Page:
As technology and business travel become ever more inextricably connected, I talk to a man whose life is a symbiosis of both worlds
John McHugh, VP and Chief Marketing Officer of networking infrastructure firm Brocade, proudly sits on both sides of the buyer-seller fence. On one hand, a WiFi-less or WiFi-jammed hotel will not be seeing his custom again in a hurry; on the other, his company offers hotels WiFi deployment.
He knows how tricky it is to design a network where, from “6am to 8.01am and 8pm to midnight” every business traveller downloads their email, watches streamed media or lets their kids use the Xbox.
“Hotels don’t want to spent a lot of money and invest in a lot of infrastructure if they don’t have to; they’re trying to get by on the absolute bare minimum so the system is normally massively oversubscribed at the very time when the user wants to use it.”
(This is the second part of a column on business travel to Africa. To read the first part, click here)
It is hard to generalise the security situation in Sub-Saharan Africa. Tim Willis of Travel Security Services (TSS) points to the criminality concerns in Nairobi, Freetown and Johannesburg, separatist activity in Nigeria and various political situations in others. For many, going to the continent for the first time, fear of the unknown will be the pressing factor. The key is to keep abreast of current situation in countries where events such as elections can have a significant bearing on the security situation.
The road less travelled
Early last year, when John Lovejoy, 31, bisected Africa from north to South by car, he found the continent’s roads to be much less welcoming than the Africans he met along the way.
The intrepid American was on a test-run for a charity rally he was organising to coincide with the 2010 World Cup in South Africa. A low point on the 11,876-mile ride from Barcelona to Cape Town came on the 217-mile Pointe Noire-Brazzaville dirt road in Congo; it took Lovejoy and his younger brother a week to cover a distance that should have taken a day.
UK hotels are too expensive, says a travel guide to Great Britain that came out last week. A hotel survey agrees.
In Lonely Planet’s new UK guide, lead author David Else writes: “Public transport, admission fees, restaurants and hotel rooms all tend to be expensive compared with their equivalents in many other European countries.”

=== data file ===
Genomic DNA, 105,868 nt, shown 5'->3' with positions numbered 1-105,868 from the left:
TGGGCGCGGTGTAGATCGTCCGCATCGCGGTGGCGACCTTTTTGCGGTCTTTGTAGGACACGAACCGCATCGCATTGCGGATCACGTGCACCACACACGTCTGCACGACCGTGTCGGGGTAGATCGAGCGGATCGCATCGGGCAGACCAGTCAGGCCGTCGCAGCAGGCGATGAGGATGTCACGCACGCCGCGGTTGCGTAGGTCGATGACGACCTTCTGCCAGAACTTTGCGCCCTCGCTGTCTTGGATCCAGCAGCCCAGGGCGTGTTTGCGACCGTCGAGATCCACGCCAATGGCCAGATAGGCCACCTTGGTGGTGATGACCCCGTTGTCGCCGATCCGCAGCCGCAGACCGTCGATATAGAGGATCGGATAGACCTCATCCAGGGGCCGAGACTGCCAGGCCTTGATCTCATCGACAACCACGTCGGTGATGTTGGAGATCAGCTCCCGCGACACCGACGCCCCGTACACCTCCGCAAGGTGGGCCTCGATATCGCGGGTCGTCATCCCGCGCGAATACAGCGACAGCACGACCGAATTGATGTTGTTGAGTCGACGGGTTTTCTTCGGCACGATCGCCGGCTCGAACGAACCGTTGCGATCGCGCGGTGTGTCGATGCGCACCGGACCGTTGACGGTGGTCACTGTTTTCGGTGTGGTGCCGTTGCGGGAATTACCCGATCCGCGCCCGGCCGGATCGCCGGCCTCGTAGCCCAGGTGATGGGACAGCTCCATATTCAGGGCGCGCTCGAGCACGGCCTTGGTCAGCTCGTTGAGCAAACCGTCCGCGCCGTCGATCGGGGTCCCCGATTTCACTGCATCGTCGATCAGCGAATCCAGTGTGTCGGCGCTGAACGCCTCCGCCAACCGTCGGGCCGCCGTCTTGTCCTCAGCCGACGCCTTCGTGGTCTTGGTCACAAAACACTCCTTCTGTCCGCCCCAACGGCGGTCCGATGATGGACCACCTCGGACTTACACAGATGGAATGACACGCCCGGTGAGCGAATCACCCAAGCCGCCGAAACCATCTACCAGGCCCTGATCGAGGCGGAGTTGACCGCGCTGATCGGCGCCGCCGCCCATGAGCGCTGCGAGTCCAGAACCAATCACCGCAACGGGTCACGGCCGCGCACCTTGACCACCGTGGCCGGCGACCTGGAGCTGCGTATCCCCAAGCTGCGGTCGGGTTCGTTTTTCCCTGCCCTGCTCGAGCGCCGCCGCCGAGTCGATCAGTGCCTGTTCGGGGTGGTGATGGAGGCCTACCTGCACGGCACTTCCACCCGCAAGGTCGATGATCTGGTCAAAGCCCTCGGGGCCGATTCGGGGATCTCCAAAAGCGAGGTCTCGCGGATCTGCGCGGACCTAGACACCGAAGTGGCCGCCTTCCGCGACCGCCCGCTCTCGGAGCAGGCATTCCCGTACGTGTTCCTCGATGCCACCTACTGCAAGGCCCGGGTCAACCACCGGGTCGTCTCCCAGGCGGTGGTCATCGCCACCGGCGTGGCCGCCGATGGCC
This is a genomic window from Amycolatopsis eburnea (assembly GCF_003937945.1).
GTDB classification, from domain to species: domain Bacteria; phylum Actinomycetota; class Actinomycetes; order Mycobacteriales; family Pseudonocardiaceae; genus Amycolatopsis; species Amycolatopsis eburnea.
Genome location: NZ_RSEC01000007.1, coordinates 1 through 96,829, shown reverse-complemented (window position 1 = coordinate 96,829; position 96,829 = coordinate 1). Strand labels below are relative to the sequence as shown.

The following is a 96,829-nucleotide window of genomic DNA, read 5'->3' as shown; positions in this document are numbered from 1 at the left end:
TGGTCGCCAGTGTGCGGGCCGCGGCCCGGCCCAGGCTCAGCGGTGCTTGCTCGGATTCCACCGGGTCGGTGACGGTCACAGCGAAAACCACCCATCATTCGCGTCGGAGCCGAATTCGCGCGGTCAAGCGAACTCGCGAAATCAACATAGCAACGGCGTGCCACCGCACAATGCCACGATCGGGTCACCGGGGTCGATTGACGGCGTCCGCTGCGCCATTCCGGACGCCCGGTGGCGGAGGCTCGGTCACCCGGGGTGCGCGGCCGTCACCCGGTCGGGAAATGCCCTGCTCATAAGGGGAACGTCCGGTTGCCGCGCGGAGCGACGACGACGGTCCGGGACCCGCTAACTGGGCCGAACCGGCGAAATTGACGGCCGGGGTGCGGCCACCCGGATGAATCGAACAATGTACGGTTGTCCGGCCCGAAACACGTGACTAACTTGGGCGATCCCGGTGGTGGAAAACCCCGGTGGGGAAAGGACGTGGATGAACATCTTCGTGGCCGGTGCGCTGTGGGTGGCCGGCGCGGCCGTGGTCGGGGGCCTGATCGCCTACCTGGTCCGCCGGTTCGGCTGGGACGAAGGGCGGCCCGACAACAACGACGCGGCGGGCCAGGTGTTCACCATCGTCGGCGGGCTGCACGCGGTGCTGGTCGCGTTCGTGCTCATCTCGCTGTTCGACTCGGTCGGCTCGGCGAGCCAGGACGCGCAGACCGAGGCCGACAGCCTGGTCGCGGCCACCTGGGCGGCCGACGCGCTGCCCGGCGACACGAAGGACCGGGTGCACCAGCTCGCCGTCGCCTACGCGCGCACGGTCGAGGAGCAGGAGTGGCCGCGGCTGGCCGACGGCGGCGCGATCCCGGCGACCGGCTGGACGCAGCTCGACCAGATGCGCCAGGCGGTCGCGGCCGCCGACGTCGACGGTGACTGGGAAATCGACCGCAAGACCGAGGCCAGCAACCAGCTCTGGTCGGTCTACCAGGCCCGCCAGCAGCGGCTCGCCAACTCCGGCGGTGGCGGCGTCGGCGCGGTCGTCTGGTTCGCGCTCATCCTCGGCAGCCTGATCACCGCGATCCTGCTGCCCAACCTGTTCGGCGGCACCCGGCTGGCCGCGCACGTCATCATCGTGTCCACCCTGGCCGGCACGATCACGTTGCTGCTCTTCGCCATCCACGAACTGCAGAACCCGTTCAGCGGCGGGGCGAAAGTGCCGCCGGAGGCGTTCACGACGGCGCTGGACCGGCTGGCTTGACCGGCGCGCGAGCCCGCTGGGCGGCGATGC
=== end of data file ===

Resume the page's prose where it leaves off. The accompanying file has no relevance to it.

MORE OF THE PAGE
Tourism at Egypt’s Red Sea resorts, we read, has plummeted. At the Giza Pyramids, not one Western tourist could be seen by a Reuters correspondent as the sun set on an April weekday. Surely this makes it the perfect time to visit?
Egypt’s tourism minister has forecast that 2011 revenue will be 25 percent lower than the previous year, but even this may be bullish; many travel companies are offering large discounts. This has dealt a devastating blow to the millions of Egyptians (one in eight) whose livelihoods depend on the 14 million or so visitors who until this January visited annually.
Seventy-four percent of UK citizens believe that airports and aeroplanes are vulnerable to a malicious or terrorist attack.
So finds the latest Unisys Security Index*, announced today, a global survey that seeks to provide insights into consumers’ general perception of security. Unisys says that UK public anxiety has reached its peak since they began the bi-annual review in 2007, and it is driven by concerns about terrorism, financial issues and identity theft.
Travel writer and newspaper columnist A.A. Gill told listeners of BBC Radio 4’s Excess Baggage programme last week that he doesn’t do research, doesn’t take notes and considers himself a rather superficial traveller, a tripper.
Whatever his methods, not many writers can so succinctly drill down into a destination simply using well-honed observational skills. Gill seems to know by osmosis who best to chat with while dashing around a destination – and somehow plans his visit at a particularly prescient moment in time.
Here’s what we know. Air-passage demand is rising, along with airlines’ costs as $100-a-barrel oil erodes bottom lines (U.S. crude hit $112.05 yesterday). As a result, air fares continue their upward journey. Leisure travel this summer will almost certainly be affected, but at what point, if any, will business voyagers start to baulk at fare increases?
This week and last, U.S. airlines have been releasing their quarterly results. Losses among the larger carriers were substantial, though smaller than expected.
Backpackers were once happy to slum down in derelict dormitories. Now, to the delight of hoteliers, they demand “flashpacker” accommodation with iPod docks and hygienic loos during their designer-shoe-string travels around Australia or South-East Asia.
New research from American Express (1) this week suggests that the mass-market now also prefer added frills. The survey found that 83 percent of British holidaymakers are willing to pay as much as 20 percent extra for holiday upgrades. This is quite a leap from five-year figures to date, which show that only 39 percent of travellers paid to upgrade.